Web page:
Doctrine of Balaam

By Olin Williams
July 7, 2022

“But I have a few things against thee, because thou hast there them that hold the doctrine of Balaam, who taught Balac to cast a stumbling block before the children of Israel, to eat things sacrificed unto idols, and to commit fornication.” – Revelation 2:14.

Balaam was a gifted and eloquent prophet. Balac was the king of Moab. Balac feared the Israelites, who were about to cross the Jordon River into the promised land.

So Balac offered a sizeable fee to Balaam to curse Israel. Balaam rejected Balac’s first offer, but Balac sent messengers to Balaam with an offer of a larger fee and greater fringe benefits. This time Balaam accepted the offer.

Three times, he tried to curse Israel, but God restrained him. When Balaam concluded that he could not curse them, he proposed to corrupt them. He suggested that the Moabite girls should seduce the men of Israel by inviting them to participate in their idolatrous and immoral feasts.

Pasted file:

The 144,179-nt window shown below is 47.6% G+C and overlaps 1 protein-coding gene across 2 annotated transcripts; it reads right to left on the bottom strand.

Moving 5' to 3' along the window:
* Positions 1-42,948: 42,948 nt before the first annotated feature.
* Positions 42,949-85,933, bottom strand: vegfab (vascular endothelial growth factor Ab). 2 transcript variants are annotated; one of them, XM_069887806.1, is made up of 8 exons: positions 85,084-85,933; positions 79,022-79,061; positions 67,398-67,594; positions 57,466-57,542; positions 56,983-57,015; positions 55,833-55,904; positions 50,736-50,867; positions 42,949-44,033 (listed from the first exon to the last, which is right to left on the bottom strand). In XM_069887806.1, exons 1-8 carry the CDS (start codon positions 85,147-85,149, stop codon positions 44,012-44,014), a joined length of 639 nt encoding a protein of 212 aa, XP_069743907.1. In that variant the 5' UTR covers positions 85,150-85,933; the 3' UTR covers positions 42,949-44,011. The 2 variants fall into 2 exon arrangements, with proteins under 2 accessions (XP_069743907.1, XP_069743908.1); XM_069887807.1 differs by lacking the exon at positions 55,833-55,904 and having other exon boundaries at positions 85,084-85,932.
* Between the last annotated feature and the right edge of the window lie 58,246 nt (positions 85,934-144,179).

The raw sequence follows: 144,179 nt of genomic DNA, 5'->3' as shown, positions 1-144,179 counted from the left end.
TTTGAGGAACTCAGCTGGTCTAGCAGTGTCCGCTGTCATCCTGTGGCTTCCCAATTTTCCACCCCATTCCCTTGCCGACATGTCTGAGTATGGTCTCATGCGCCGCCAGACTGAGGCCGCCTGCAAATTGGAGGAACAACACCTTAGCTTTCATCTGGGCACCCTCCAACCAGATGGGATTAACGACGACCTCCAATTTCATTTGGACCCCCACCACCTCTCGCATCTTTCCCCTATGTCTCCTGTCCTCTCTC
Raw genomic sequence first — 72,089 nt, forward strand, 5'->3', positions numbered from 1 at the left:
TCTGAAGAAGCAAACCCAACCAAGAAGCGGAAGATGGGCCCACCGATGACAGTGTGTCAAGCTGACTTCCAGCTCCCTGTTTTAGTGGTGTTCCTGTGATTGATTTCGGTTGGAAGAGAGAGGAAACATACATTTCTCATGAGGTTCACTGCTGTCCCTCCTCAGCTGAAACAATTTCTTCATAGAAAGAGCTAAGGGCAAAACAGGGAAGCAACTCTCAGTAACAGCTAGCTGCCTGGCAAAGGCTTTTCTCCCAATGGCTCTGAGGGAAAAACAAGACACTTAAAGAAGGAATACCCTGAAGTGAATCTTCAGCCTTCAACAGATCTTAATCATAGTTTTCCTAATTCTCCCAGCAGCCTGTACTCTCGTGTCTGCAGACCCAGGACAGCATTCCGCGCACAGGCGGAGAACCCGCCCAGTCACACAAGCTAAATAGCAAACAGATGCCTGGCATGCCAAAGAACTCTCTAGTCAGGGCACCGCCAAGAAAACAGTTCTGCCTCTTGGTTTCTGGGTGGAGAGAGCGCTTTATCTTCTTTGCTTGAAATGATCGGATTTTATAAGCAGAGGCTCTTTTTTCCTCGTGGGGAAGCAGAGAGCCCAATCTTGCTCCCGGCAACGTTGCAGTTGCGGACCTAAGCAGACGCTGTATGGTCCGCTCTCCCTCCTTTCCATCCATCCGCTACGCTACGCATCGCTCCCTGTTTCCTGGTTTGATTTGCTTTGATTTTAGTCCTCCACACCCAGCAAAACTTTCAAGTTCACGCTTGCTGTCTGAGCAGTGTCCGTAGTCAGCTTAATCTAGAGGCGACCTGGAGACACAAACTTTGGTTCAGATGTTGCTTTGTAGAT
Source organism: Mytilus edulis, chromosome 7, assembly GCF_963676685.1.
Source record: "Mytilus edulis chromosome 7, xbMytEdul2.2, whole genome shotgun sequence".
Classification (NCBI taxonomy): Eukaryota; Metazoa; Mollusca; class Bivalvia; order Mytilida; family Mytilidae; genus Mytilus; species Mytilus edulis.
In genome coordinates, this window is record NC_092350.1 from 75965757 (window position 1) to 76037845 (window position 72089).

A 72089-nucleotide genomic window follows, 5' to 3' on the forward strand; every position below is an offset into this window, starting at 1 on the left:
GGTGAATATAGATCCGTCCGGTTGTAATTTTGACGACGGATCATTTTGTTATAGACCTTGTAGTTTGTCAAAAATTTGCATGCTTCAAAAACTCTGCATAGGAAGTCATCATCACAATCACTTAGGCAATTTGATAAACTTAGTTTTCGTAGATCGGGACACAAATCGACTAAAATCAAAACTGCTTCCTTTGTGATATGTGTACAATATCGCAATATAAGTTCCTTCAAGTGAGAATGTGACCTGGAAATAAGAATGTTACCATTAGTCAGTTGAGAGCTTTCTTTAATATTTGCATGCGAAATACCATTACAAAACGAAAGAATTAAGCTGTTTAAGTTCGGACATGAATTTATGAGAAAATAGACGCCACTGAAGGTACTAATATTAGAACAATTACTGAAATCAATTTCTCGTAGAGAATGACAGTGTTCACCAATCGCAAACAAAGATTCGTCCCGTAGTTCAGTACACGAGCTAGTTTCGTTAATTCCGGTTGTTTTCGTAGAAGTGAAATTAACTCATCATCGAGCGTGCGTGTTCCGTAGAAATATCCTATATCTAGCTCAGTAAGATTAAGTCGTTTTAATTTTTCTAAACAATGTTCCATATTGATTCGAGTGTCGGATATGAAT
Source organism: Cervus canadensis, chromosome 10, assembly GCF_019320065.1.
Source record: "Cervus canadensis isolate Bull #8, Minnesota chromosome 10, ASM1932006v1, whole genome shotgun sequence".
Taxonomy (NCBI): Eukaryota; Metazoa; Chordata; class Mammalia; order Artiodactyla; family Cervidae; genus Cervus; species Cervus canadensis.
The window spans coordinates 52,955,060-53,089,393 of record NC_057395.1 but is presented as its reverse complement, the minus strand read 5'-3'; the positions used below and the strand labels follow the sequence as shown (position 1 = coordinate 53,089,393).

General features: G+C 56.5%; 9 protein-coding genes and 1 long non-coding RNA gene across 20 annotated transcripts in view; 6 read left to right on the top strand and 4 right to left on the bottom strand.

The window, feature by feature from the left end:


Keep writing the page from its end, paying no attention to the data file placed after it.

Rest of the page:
He succeeded in bringing Israel down by this unholy alliance. This was Balaamism, and it was this evil principle that was allowed in the Pergamos Church.

In the letter to the church at Pergamos, Jesus showed his approval of their faithfulness in other things, but he disapproved the tolerance of Balaamism in the church. Balaam had introduced a principle of corruption which crept into the early church.

The very word “Pergamos” has in it the same meaning from which we get the English words for bigamy and polygamy. “Pergamos” signifies a mixed marriage, for it is the marriage of the church with the world.

When and how did the church and world fall in love?

Scriptures teach the church to be separated from the world. The world could not bring itself to love the church until the church had first become worldly. The church that is popular with the world today is not the spiritually strong church; rather, it is the church that mixes with the world and which welcomes the unconverted worldling into its fold.